Buying a house is likely the largest financial transaction of most people’s lives.
The stakes are high and the complexity of arranging financing, finding the right house in the right location at the right price that’s available when you want or need to move is nothing short of mind boggling.
We REALTORS understand this and have great empathy for our clients. We develop systems to keep the process flowing as smoothly as possible with minimal angst for our clients.
Somehow, we get to the closing table with smiles all around most of the time.
The part we REALTORS cannot do for the client is all that stuff that has to happen after the closing.
The “Closing” represents an opening of a whole new set of challenges for the home Buyer.
Coordinating movers while handling kids and pets and changing utilities and everything else that goes with whatever surprises crop up in the settling in phase . . . all the while still having to attend to their jobs and other obligations.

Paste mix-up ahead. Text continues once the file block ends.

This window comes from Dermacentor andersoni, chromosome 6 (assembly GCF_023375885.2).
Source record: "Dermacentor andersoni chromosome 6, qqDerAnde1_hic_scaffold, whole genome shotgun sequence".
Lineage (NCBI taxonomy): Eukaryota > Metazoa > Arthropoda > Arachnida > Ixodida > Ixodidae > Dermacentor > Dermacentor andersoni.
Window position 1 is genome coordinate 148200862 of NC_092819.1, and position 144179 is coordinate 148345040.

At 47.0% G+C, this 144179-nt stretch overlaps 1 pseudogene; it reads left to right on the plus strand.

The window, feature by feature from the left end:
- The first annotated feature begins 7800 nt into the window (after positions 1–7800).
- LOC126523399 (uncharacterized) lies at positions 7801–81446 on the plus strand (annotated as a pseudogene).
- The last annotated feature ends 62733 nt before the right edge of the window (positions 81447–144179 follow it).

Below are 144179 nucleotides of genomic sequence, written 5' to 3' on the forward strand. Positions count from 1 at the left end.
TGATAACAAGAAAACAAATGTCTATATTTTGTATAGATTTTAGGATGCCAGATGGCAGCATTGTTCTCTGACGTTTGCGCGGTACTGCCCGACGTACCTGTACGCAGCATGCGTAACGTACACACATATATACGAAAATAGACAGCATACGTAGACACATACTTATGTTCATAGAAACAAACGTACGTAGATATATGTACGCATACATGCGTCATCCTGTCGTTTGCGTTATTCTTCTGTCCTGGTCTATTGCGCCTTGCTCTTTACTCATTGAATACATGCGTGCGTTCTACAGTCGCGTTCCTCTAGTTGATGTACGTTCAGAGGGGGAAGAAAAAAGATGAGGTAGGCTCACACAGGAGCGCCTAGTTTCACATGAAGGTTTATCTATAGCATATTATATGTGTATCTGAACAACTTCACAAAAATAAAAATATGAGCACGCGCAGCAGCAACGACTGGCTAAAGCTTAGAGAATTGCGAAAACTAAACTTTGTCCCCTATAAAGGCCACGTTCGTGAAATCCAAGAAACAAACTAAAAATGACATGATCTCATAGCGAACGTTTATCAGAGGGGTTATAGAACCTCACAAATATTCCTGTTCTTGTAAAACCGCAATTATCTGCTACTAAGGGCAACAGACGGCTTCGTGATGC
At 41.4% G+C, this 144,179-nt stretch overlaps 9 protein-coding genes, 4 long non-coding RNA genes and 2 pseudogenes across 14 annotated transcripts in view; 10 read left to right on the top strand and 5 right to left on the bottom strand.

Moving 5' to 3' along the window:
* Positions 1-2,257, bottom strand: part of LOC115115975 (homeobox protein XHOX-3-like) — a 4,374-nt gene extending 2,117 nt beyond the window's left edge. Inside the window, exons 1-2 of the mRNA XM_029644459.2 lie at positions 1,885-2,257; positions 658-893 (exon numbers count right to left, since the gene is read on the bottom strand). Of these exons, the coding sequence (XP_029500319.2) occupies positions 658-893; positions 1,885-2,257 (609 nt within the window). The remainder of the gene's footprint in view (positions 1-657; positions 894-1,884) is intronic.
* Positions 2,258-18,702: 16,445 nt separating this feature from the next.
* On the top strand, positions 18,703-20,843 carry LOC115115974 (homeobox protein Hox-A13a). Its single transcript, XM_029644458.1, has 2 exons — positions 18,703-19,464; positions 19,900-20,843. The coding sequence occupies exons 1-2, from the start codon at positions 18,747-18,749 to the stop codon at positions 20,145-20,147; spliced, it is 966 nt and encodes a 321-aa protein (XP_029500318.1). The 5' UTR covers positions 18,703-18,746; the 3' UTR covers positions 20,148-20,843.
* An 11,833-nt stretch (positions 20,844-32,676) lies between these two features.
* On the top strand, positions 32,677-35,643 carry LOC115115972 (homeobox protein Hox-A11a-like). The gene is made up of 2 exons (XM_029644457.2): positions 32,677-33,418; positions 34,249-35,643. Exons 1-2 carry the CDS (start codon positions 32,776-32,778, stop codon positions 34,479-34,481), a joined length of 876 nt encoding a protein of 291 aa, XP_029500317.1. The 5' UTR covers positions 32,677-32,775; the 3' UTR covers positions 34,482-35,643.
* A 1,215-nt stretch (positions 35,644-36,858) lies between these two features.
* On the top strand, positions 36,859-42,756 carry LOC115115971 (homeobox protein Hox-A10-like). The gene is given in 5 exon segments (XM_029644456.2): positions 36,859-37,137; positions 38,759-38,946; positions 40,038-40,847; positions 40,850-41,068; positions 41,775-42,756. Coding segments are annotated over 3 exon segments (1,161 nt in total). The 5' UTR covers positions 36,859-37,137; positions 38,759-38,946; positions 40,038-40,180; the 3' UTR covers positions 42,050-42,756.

Where are the closest stores – the best pizza – the pediatrician – vet – Handyman . . . This is a new frontier to be discovered.
Of course, we REALTORS help when we can by being a resource for referrals to local merchants and service folks, but we cannot do this “work” for them nor can we mitigate the mental pressure our lovely Buyers are enduring.
I believe that the way we can best serve our clients to alleviate some of this stress is on the front end . . . while negotiating the initial contract . . . to build in some time buffer to allow for surprises.
Sadly, this is not always possible because both Buyers and Sellers have their own unique challenges.
The last thing I ever advise is for ALL of the movers to be scheduled to empty the house and then fill it all on the day of closing.
There’s no room there for error and the perfect scenario for anxiety attack.
So . . . Think about this stuff EARLY . . . while negotiating the deal . . . not just before the closing.